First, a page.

code style

Useful functions for dealing with object names

My sticky note filled up quickly after I only added setNames() on it, with related functions for dealing with object names, in base R and beyond! (Un)Setting object names: stats::setNames(), unname() and rlang::set_names() I noticed a function ending with something like this: blop <- function() { # code creating the df data.frame # ... names(df) <- c("col1", "col2") df } It struck me as simplifiable by:

3 (actually 4) neat R functions

Time for me to throw away my sticky note after sharing what I wrote on it! grep(...) not which(grepl(...)) Recently I caught myself using which(grepl(...)), animals <- c("cat", "bird", "dog", "fish") which(grepl("i", animals)) #> [1] 2 4 when the simpler alternative is animals <- c("cat", "bird", "dog", "fish") grep("i", animals) #> [1] 2 4 And should I need the values instead of the indices, I know I shouldn’t write

The real reset button for local mess fom tests: withr::deferred_run()

This post was featured on the R Weekly highlights podcast hosted by Eric Nantz and Mike Thomas. Following last week’s post on my testing workflow enhancements, Jenny Bryan kindly reminded me of the existence of an actual reset button when you’ve been interactively running tests that include some “local mess”: withr::local_envvar(), withr::local_dir(), usethis::local_project()… The reset button is withr::deferred_run(). It is documented in Jenny’s article about test fixtures: Since the global environment isn’t perishable, like a test environment is, you have to call deferred_run() explicitly to execute the deferred events.

Two recent enhancements to my testing workflow

I spend a lot of quality time with testthat, that sometimes deigns to praise my code with emojis, sometimes has to encourage me. No one gets it right on their first try apparently? Anyway, in honor of testthat 3.2.0 release 🎉 👏, I’d like to mention two small things that improved my testing workflow a whole lot! Running one single test at a time Under testthat 3.2.0 minor features lies a small gem:

3 R functions that I enjoy

Straight from my sticky note, three functions that I like a lot, despite their not being new at all… But maybe new to some of you? sprintf(), the dependency-free but less neat “glue” Imagine I want to tell you who I am. I could write name <- whoami::fullname() github_username <- whoami::gh_username() glue::glue("My name is {name} and you'll find me on GitHub as {github_username}!") #> My name is Maëlle Salmon and you'll find me on GitHub as maelle!

R functions that shorten/filter stuff: less is more

My sticky note is full! And luckily all functions on it can be squeezed into a similar topic: making things smaller! Make lists smaller with purrr::compact(), purrr::keep(), purrr::discard() Once upon a time there was a list (isn’t this the beginning of all R scripts?!) my_list <- list( name = "Maëlle", city = "Nancy", r_problems_encountered = Inf, python_skills = NULL ) Imagine you want to get rid of NULL elements.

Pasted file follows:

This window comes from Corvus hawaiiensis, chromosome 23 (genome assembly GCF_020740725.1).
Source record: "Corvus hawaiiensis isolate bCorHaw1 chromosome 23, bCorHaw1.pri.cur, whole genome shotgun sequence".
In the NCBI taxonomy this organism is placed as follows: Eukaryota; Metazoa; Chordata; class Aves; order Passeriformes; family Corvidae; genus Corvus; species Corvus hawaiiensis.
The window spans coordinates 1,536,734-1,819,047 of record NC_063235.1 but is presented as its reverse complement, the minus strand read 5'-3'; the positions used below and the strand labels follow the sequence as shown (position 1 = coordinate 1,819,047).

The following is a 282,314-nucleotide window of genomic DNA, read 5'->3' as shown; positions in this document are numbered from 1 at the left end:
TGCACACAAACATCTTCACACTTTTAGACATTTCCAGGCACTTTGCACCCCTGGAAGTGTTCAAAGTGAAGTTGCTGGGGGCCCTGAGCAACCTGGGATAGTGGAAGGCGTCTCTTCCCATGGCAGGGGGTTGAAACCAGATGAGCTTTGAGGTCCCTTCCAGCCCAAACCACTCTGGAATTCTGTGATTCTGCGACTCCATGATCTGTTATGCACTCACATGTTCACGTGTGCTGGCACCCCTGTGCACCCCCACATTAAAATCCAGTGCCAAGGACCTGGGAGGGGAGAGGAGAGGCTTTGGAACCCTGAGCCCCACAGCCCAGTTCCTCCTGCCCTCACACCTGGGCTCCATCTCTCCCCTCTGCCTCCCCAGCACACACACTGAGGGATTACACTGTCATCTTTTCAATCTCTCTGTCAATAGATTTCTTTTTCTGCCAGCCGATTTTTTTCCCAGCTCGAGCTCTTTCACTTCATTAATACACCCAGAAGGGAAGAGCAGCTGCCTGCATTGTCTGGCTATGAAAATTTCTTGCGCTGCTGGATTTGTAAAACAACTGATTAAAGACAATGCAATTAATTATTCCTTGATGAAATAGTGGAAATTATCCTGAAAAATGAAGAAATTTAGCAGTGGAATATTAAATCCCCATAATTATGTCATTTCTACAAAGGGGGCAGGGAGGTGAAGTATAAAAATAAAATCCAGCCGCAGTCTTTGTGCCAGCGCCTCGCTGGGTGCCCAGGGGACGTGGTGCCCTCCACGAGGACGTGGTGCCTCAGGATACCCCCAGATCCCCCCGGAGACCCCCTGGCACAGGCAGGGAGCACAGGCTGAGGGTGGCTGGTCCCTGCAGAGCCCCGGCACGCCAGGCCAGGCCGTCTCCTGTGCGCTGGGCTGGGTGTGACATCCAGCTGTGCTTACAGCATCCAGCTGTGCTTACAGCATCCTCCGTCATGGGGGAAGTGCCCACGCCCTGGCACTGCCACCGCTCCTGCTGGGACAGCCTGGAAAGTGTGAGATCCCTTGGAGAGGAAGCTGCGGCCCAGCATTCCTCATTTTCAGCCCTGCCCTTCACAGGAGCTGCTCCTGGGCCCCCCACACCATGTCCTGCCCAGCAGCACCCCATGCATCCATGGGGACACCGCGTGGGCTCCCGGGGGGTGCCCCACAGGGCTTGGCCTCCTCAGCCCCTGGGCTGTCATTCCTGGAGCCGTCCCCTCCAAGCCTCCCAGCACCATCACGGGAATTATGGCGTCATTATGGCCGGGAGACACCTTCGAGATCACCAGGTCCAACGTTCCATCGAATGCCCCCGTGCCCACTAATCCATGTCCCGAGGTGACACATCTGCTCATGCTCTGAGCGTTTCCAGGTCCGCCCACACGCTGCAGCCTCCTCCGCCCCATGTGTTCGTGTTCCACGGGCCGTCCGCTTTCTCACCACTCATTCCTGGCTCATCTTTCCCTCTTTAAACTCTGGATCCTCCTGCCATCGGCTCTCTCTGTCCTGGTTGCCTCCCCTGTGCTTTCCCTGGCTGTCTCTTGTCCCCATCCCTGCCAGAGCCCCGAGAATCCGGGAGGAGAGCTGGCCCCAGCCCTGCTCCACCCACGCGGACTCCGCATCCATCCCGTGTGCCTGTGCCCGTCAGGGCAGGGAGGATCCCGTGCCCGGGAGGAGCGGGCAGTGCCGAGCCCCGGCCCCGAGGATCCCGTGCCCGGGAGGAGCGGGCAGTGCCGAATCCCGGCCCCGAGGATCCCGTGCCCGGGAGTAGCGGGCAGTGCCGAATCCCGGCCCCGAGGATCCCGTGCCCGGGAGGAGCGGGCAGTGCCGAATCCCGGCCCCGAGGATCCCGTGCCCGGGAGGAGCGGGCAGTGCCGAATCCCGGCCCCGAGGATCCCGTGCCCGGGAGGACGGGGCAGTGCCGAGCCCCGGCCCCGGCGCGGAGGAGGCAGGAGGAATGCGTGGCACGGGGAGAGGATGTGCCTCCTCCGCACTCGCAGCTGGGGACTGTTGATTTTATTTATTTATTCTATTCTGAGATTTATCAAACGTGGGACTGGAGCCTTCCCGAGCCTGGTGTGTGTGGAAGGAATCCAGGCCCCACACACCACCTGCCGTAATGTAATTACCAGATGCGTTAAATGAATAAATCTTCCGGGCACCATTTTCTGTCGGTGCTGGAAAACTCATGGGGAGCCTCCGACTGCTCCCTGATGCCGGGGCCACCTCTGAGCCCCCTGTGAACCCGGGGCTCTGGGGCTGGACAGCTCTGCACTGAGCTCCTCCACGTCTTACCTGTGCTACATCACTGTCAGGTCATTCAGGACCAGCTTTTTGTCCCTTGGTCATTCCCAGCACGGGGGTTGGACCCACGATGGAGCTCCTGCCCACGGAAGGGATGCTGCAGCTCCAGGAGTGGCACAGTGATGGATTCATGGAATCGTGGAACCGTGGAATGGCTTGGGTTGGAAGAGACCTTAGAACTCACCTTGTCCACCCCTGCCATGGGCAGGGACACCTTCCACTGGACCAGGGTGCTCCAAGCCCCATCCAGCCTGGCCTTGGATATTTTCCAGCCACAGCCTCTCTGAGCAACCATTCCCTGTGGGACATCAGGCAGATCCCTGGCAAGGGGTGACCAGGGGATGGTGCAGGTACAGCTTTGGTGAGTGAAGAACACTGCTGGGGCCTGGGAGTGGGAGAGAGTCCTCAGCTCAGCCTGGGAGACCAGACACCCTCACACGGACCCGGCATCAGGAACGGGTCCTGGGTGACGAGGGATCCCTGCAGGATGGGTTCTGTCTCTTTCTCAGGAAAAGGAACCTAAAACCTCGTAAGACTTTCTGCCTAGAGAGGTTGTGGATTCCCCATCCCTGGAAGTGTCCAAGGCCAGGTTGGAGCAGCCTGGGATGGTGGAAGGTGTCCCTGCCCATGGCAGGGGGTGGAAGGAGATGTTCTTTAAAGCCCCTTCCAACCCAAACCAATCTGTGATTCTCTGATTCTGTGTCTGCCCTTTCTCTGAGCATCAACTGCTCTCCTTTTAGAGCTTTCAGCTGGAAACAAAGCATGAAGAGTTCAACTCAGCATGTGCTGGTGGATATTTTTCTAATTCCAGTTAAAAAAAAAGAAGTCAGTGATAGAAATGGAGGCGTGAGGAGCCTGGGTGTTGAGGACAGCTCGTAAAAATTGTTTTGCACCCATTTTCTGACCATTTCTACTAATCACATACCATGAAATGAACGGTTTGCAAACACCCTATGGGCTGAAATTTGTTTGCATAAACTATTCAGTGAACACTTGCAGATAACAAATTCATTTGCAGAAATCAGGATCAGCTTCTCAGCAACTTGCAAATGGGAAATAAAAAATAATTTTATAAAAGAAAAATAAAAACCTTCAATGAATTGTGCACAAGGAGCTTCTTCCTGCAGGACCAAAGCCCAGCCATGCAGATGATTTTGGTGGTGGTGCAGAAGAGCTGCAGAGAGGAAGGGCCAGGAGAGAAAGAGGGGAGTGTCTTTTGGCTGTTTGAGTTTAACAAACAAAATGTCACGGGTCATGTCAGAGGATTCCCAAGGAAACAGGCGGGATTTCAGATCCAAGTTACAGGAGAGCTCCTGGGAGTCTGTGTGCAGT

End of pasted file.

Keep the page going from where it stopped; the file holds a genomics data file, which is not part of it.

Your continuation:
Three (four?) R functions I enjoyed this week

There are already three functions of note on a piece of paper on my desk, so it’s time to blog about them! This post was featured on the R Weekly podcast by Eric Nantz and Mike Thomas. How does this package depend on this other package? pak::pkg_deps_explain() The pak package by Gábor Csárdi makes installing packages easier. If I need to start working on a package, I clone it, then run pak::pak() to install and update its dependencies.

Reducing my for loop usage with purrr::reduce()

I (only! but luckily!) recently got introduced to the magic of purrr::reduce(). Thank you, Tobias! I was told about it right as I was unhappily using many for loops in a package1, for lack of a better idea. In this post I’ll explain how purrr::reduce() helped me reduce my for loop usage. I also hope that if I’m doing something wrong, someone will come forward and tell me! This post was featured on the R Weekly podcast by Eric Nantz and Mike Thomas.

Three useful (to me) R notions

Following my recent post on three useful (to me) R patterns, I’ve written down three other things on a tiny sticky note. This post will allow me to throw away this beaten down sticky note, and maybe to show you one element you didn’t know? nzchar(): “a fast way to find out if elements of a character vector are non-empty strings” One of my favorite testing technique is the escape hatch strategy, about which I wrote a post on the R-hub blog: you make part of your code responsive to an environment variable, and you locally set that environment variable in your tests.

Three useful (to me) R patterns

This post was featured on the R Weekly highlights podcast hosted by Eric Nantz and Mike Thomas. I’m happy to report that I thought “oh but I know a better way to write that code!” a few times lately when reading old scripts of mine, or scripts by others. It’s a good feeling because it shows progress! I’ve tooted about all three things I’ll present in this post: After reading Julia Evans’ post about blogging, I decided to train the blogging muscle a bit using these low-hanging fruits/toots1.